I usually work with Nikon cameras - they suit my work, they are fast for capturing movement, clear and sharp and I get great results with the portraits lens.
They do tend to be a large camera, so some time ago I purchased Fuji XT2 mirrorless camera for travel and photo-journalism. Theory was it would sit in my handbag, ready whenever the moment arose. Our first trip away with the XT2 was to Europe and then home via Hong Kong. It was an fun trip, visiting places that I once knew as a local and was now a tourist. Camera in hand, no self-consciousness (because, after all, I was a tourist), I photographed to my heart’s content.
The printed results of Cityscapes and Landscapes from Europe, taken with the XT2 were impressive - it seemed that all it took to move beyond my reticence was to adopt the mantle of a tourist! Our next trip was closer to home - a tiki tour to the south of the North Island. For those that aren’t aware, my husband is a musician. Travelling with him does mean that every single town has to be inspected for a music store, and music it seems, is a very touchy-feely thing. Guitars need to be stroked, their weight, shape and form gently explored. Hhmmm. So that leaves me plenty of time to ponder on my cameras. One of the Nikons is certainly getting a bit worn, I admit it is held together in some places with black tape. Whilst hubby stroked guitars, I considered getting an upgrade with a little inheritance left to me by an Aunt.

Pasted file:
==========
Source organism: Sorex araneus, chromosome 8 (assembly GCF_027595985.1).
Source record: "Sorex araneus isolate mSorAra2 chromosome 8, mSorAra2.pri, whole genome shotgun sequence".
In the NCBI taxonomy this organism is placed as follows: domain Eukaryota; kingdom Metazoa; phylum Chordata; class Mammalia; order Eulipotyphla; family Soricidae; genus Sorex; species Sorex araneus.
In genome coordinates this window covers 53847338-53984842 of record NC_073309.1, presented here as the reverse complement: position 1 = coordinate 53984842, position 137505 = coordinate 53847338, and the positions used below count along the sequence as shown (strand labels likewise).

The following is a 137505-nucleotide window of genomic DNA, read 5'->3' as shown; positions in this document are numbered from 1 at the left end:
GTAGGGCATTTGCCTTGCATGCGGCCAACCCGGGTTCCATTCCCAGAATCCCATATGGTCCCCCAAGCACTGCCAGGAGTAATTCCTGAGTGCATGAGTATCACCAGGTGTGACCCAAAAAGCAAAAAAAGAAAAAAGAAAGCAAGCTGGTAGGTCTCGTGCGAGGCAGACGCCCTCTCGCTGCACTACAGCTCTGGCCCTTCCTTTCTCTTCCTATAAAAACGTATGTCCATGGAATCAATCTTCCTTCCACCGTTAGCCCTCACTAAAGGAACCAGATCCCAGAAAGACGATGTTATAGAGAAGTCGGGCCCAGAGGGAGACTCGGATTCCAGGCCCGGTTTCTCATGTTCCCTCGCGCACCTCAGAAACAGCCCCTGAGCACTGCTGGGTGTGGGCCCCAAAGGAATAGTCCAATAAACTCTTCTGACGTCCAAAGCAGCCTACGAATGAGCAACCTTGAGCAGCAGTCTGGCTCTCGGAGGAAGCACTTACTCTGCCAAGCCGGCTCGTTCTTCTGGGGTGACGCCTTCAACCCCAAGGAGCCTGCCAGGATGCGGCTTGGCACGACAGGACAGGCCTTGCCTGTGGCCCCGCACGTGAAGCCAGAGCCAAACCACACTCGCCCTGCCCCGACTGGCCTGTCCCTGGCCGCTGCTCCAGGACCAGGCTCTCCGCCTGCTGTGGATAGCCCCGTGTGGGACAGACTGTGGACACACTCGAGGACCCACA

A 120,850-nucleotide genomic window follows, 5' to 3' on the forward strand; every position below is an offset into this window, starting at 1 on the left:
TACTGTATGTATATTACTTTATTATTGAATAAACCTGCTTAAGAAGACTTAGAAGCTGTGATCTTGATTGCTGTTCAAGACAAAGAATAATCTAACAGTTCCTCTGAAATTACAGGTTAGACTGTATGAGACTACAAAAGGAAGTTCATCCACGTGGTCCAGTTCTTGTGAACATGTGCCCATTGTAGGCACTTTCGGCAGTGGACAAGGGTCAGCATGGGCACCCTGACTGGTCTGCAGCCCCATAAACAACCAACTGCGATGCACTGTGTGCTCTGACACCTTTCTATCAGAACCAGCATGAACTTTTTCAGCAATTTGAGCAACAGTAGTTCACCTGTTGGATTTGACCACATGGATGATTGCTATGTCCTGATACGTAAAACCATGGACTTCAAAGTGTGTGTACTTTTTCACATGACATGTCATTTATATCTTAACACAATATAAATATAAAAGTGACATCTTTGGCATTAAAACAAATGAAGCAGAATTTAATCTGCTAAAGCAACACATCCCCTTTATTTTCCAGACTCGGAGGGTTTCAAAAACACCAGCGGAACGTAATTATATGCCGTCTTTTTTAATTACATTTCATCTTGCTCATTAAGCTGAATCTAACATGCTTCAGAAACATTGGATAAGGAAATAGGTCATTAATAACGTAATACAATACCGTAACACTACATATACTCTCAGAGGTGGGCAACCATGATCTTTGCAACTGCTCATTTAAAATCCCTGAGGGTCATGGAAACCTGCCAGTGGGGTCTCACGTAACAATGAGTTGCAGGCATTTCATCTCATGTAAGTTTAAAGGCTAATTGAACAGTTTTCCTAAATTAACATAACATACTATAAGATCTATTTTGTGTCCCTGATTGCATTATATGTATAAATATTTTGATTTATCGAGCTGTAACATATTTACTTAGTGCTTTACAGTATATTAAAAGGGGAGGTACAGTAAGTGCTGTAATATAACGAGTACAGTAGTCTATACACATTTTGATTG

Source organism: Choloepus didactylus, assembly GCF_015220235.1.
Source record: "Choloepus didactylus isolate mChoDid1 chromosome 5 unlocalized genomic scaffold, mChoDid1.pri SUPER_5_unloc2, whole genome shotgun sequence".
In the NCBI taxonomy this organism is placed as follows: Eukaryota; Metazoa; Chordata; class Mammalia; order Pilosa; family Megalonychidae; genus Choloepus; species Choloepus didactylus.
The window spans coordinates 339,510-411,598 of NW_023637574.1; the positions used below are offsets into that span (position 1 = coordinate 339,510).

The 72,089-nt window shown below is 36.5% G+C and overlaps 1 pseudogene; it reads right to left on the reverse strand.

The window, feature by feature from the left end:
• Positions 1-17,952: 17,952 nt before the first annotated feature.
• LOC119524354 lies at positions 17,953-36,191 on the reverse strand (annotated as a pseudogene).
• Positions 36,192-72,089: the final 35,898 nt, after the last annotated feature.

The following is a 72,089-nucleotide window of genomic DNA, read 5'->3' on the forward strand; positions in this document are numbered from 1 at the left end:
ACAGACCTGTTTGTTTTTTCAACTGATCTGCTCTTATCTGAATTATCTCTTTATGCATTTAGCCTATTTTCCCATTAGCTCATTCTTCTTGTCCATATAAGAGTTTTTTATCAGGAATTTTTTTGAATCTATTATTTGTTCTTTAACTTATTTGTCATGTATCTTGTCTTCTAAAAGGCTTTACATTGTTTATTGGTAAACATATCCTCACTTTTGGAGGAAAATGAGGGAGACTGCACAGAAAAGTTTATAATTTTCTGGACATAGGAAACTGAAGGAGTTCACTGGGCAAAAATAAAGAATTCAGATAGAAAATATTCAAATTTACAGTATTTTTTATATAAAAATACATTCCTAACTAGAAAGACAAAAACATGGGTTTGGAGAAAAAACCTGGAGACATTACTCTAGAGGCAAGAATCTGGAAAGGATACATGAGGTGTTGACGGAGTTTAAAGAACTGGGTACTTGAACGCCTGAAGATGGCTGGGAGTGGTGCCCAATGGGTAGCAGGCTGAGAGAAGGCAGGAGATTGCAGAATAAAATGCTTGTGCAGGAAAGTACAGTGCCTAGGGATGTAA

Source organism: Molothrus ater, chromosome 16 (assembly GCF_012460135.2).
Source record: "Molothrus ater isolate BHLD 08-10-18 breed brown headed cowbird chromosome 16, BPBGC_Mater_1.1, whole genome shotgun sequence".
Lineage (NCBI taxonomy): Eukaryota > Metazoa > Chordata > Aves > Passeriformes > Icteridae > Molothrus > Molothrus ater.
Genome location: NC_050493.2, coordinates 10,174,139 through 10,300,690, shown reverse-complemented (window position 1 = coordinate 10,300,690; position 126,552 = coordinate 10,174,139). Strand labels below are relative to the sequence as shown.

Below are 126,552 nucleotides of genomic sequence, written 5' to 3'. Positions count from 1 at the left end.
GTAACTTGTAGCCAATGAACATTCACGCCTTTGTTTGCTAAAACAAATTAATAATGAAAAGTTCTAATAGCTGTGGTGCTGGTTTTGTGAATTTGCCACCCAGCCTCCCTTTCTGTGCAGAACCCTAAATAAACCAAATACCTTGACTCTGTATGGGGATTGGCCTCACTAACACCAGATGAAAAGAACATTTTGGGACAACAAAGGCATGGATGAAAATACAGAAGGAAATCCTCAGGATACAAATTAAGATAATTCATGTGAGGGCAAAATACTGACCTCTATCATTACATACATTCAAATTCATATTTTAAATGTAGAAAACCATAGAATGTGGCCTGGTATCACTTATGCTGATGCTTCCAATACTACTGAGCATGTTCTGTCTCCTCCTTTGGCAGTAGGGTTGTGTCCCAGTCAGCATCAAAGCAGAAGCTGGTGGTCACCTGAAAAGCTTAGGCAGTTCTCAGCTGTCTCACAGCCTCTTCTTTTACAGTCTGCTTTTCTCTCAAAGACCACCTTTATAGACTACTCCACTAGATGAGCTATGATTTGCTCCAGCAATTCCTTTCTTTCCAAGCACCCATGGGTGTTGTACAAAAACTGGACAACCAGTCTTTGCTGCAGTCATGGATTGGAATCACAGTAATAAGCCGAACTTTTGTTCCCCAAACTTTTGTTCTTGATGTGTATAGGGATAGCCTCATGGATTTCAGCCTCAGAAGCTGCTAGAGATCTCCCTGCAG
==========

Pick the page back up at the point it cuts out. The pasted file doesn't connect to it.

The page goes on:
Blimey! When I held the ‘upgrade’ Nikon it barely fit into my small hand and felt pretty heavy - back to the drawing board then as I couldn’t imagine holding it for hours on end, photographing a long job. If I went the full Fuji upgrade and purchased a full frame mirrorless Fuji I would have to purchase all new lens so that wasn’t an option either. Next consideration was the XT3. I researched and pondered and researched a bit more. When eventually I got to ’meet’ the XT3 I have to say it was a bit like love at first sight. Such a beautiful looking and feeling camera (it’s not only musicians that can be touchy-feely). Resistance at zero, I dug deep and spent Aunty’s inheritance on the XT3.
I used the XT3 for both the next two events and for a portfolio photo shoot, (where I also used the Nikon for comparison). Whilst I still feel really clumsy with the Fuji’s, the quality is great, and even with my super duper Nikon portrait lens, it was difficult to tell the difference between the Fuji and the Nikon images for the portfolio shoot - examples below. I am really happy with the landscapes and the cityscapes, all of which I took with the XT2. I found the Fuji XT series are great if you have time with your shots. I’m not sure about those fast ‘capturing the moment’ shots, but to be honest I think that’s a case of me getting used to a new system as there are plenty of sports photographers out there taking tremendous images with the Fuji XT system.
My conclusion - I’m going to persevere with the Fuji’s, I’m still early on in that learning curve and I have seen that results can be great. Plus they are so much lighter to carry around!
And the new logo? Inspired by the huge 400m lens on my small Fuji camera, a sense of humour and the tremendously talented designer - Jane Duhart. I love it!